WASHINGTON – Turning more upbeat, President Barack Obama said yesterday that his administration is working to create a "post-bubble" model for solid economic growth once the recession ends. He said that means the days of overheated housing markets and "people maxing out on their credit cards" are over.
But first, Obama said, "We’ve got to get through this difficult period."
There are "modestly encouraging signs" on that score, said Lawrence Summers, Obama’s top economic adviser, citing indications that consmer spending had stabilized after taking a dive over the holiday season.
The more buoyant White House tone matched a fourth straight day of market gains. Dow Jones industrials gained 53.92 points to cap Wall Street’s best week since November.
Administration officials were criticized earlier this year for painting too dark a picture of the economy in an effort to win congressional passage of the president’s $787billion stimulus package. But more recently, the president and others on his team have tempered their comments in hopes of building confidence, including the president’s suggestion last week that it was a good time for those with a long-term perspective to buy stocks.
Despite the new enthusiasm at the White House and on Wall Street, there was little solid evidence to suggest an end was in sight to the severe recession that has already cost the U.S. more than 4million jobs, driven home values down and sent foreclosures soaring.
And there were fresh signs of financial stress. The Commerce Department reported yesterday that the U.S. trade deficit plunged in January to the lowest level in six years as the economic downturn cut America’s demand for imported goods.
And China’s premier, Wen Jiabao, expressed concern over the U.S. economy and the value of his nation’s vast holdings in Treasury bonds. China is Washington’s biggest foreign creditor, holding an estimated $1 trillion in U.S. government debt.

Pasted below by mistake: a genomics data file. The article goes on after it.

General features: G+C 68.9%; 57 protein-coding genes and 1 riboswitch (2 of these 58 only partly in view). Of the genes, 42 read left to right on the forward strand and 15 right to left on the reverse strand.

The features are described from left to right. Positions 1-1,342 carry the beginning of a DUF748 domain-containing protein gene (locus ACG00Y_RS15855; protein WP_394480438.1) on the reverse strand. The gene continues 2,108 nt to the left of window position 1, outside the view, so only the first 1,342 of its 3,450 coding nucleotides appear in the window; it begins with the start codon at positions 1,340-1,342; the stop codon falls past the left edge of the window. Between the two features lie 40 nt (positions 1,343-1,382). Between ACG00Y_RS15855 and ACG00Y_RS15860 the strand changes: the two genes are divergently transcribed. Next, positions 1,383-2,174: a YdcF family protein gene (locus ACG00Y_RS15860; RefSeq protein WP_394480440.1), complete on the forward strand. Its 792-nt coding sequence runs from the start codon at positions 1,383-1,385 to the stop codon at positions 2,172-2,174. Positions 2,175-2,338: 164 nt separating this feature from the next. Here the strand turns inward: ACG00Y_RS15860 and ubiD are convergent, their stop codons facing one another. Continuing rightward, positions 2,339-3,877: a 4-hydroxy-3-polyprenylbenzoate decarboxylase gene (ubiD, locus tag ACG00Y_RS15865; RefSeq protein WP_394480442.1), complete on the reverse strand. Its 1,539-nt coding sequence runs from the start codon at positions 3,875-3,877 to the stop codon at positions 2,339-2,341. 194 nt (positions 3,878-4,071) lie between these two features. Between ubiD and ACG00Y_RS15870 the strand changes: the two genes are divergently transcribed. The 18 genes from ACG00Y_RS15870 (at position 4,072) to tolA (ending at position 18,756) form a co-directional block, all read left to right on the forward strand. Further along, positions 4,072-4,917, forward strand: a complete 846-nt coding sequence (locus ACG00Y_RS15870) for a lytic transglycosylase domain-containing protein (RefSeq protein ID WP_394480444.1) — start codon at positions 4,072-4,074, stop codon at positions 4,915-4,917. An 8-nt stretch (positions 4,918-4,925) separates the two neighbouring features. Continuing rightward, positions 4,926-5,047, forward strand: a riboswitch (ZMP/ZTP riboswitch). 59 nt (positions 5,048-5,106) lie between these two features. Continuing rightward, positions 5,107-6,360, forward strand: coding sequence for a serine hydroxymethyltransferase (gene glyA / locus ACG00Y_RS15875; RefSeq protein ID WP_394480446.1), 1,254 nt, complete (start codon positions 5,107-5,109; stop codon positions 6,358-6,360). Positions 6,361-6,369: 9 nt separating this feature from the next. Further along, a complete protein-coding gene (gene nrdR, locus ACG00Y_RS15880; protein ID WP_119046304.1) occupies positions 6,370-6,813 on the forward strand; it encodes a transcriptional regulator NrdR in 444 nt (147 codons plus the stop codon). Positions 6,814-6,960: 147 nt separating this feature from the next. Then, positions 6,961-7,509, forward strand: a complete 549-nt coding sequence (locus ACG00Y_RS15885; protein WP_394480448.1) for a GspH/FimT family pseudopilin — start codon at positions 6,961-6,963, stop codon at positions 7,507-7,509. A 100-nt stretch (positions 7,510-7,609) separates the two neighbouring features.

"We have lent a huge amount of money to the U.S., so of course, we are concerned about the safety of our assets," Wen told reporters in Beijing.
But in Washington, Summers said it was time for America to move past an "excess of fear" that has made things worse.
Summers, who was treasury secretary under President Bill Clinton and now is director of Obama’s National Economic Council, said it was too soon to gauge the broad impact of the administration’s recovery program or to predict when the recession might end. But he suggested glimmers of hope.
Speaking at a Brookings Institution forum, he was asked by a member of the audience what the nation’s business community could do to help speed the recovery.
"What we need today is more optimism and more confidence," Summers said.
He called it a "very good moment" to make investments in new construction and other projects. "There are a very large number of things that are on sale today."
Private economists agree that it’s too soon to declare recovery is on the way.
"As long as we are losing over 600,000 jobs per month, consumers are not going to be able to sustain consumer spending," said Mark Zandi, chief economist at Moody’sEconomy.com. "It is too early to conclude that the bottom is at hand," he said after Thursday’s report on retail sales and consumer spending.
The White House has been on a weeklong campaign to promote the president’s economic recovery and financial stability plans while giving a more upbeat assessment of the economy’s ability to rebound. Obama economic adviser Christina Romer delivered a speech along the same themes earlier in the week.